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Aging in an Aging Society

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This volume presents contributions from academics, practitioners and researchers who reflect on aging and argue that while the financial impact of aging appears to be receiving increased attention, the more personal, familial and communal consequences of aging must also be examined. This collection delves further into the topic of aging as both personal and social phenomenon.

The perspectives the papers engage with range from theoretical to applied. This demonstrates how those perspectives can and must engage with each other. From the invisibility of aging persons, to the manner in which discourses of aging-well rely on normative assumptions, to the ways in which we engage with persons with dementia, to the responsibility of providing care locally and across borders, this collection endeavours to advance aging as a positive challenge that can enrich us all.

Published: Oct 18, 2019

Section Chapter Authors
Acknowledgements Iva Apostolova, Monique Lanoix
A Note of Acknowledgment to Monique Iva Apostolova
Introduction Iva Apostolova, Monique Lanoix
Part One: Hospitality and the Embodied Self
1. The Ethics of Hospitality: Reflections on Aging Sophie Cloutier
2. The Other within Us: Reframing, with Spinoza, the Self’s Relationship to Disability and Aging Iva Apostolova, Elaina Gauthier-Mamaril
Part Two: Aging and the Loss of Presence
3. Aging and the Loss of Social Presence Christine Overall
4. LGBT Elders, Isolation, and Loneliness: An Existential Analysis Tim Johnston
5. Aging and Aesthetic Responsibility Elizabeth Lanphier-Barone
Part Three: Dependence and Independence in the Context of Care and Aging
6. Fostering a ‘Community of Care’: Supporting a Shared Experience of Aging in Co-housing Magdalena Goemans
7. Dependency and Vulnerability in the Twenty-First Century: The Swedish Case Hildur Kalman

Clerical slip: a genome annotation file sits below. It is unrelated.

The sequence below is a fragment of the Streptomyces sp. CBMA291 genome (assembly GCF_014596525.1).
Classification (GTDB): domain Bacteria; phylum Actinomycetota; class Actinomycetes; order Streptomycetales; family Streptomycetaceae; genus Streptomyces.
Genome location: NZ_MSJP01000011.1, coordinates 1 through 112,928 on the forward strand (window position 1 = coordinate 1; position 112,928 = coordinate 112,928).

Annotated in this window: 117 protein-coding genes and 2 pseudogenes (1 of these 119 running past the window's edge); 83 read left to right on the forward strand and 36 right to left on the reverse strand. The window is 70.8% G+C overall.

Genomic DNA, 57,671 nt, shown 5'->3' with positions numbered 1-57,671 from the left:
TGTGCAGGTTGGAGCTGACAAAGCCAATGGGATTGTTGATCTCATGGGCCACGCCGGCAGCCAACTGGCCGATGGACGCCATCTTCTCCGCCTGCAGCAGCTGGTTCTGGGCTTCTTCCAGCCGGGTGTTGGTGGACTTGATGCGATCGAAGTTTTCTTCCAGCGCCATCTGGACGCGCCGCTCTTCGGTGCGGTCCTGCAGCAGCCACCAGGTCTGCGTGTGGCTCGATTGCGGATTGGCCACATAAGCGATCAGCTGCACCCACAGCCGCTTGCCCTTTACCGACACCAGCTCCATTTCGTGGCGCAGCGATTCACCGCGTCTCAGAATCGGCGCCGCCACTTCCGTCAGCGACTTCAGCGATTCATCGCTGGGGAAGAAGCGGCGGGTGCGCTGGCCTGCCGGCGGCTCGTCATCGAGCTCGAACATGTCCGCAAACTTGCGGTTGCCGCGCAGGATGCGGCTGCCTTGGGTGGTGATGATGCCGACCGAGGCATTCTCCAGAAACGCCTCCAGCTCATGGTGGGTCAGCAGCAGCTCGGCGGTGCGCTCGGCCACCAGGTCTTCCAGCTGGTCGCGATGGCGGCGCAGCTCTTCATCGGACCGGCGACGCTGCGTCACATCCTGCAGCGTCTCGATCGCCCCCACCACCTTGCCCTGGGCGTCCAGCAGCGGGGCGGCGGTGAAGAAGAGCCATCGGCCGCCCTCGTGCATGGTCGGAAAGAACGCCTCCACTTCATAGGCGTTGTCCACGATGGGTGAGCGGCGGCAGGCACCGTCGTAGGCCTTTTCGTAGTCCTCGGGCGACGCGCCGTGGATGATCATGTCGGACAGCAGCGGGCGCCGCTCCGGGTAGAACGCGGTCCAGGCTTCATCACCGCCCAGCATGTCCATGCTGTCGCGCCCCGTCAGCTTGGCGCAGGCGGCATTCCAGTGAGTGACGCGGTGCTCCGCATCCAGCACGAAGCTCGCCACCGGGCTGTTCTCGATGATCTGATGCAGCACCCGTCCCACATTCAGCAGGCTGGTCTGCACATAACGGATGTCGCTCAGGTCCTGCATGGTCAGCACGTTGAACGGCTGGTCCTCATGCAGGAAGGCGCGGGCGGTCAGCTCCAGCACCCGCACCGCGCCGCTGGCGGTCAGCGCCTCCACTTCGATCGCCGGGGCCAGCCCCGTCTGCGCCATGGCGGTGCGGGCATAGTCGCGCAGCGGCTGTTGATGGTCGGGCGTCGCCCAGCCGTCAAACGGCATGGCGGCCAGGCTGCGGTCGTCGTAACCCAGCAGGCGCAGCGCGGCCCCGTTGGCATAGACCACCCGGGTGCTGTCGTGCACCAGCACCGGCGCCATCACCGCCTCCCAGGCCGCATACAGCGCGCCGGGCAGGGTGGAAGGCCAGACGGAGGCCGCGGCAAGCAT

8. Caring Across Borders: Lessons from Transnational Families Marta Rodríguez-Galán
Part Four: Critical Perspectives on Aging
9. The Missing Voices in Aging-Well Frameworks: A Postcolonial Critique Lauren Brooks-Cleator, Audrey Giles
End Matter
Index Iva Apostolova


In Aging in an Aging Society Apostolova and Lanoix present a series of papers that explore our understanding of our individual perception of aging, our societal perception and the implications this has on how care is delivered to the aged. In doing so, by revealing the foundations of the issue, they add not only clarity to an issue that we cannot afford to ignore, they reinforce the relevance of philosophy in public discourse. The authors demonstrate that philosophy is more than simply an academic pursuit; on the contrary, it repositions itself in the centre of a debate on aging where it can resume its role in advancing understanding of the world and our place in it. As we continue to navigate the implications of COVID-19, we overlook expertise at our own peril. Aging in an Aging Society offers more than just insight, it affirms that the reach of philosophy extends beyond the ivory tower. It confirms that the medium is the message.
Science et Esprit